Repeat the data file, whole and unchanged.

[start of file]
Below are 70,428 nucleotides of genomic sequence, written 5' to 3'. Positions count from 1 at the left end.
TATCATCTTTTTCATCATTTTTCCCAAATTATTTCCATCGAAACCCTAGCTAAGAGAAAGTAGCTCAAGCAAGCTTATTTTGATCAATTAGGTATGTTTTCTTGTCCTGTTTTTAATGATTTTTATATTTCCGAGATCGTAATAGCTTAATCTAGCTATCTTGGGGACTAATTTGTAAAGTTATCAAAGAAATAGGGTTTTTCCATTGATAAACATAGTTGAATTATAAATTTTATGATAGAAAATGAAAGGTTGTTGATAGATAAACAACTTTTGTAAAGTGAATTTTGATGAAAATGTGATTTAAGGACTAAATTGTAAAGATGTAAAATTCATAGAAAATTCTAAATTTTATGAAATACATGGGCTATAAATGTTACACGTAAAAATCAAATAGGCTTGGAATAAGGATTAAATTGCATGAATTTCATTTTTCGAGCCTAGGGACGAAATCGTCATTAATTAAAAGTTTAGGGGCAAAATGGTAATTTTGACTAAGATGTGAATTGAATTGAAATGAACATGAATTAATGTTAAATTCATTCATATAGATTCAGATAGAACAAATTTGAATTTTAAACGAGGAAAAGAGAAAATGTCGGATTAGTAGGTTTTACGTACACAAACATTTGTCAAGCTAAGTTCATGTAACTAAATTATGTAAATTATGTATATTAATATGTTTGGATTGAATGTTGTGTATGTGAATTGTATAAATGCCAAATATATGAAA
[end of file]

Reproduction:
Below are 70,428 nucleotides of genomic sequence, written 5' to 3'. Positions count from 1 at the left end.
TATCATCTTTTTCATCATTTTTCCCAAATTATTTCCATCGAAACCCTAGCTAAGAGAAAGTAGCTCAAGCAAGCTTATTTTGATCAATTAGGTATGTTTTCTTGTCCTGTTTTTAATGATTTTTATATTTCCGAGATCGTAATAGCTTAATCTAGCTATCTTGGGGACTAATTTGTAAAGTTATCAAAGAAATAGGGTTTTTCCATTGATAAACATAGTTGAATTATAAATTTTATGATAGAAAATGAAAGGTTGTTGATAGATAAACAACTTTTGTAAAGTGAATTTTGATGAAAATGTGATTTAAGGACTAAATTGTAAAGATGTAAAATTCATAGAAAATTCTAAATTTTATGAAATACATGGGCTATAAATGTTACACGTAAAAATCAAATAGGCTTGGAATAAGGATTAAATTGCATGAATTTCATTTTTCGAGCCTAGGGACGAAATCGTCATTAATTAAAAGTTTAGGGGCAAAATGGTAATTTTGACTAAGATGTGAATTGAATTGAAATGAACATGAATTAATGTTAAATTCATTCATATAGATTCAGATAGAACAAATTTGAATTTTAAACGAGGAAAAGAGAAAATGTCGGATTAGTAGGTTTTACGTACACAAACATTTGTCAAGCTAAGTTCATGTAACTAAATTATGTAAATTATGTATATTAATATGTTTGGATTGAATGTTGTGTATGTGAATTGTATAAATGCCAAATATATGAAA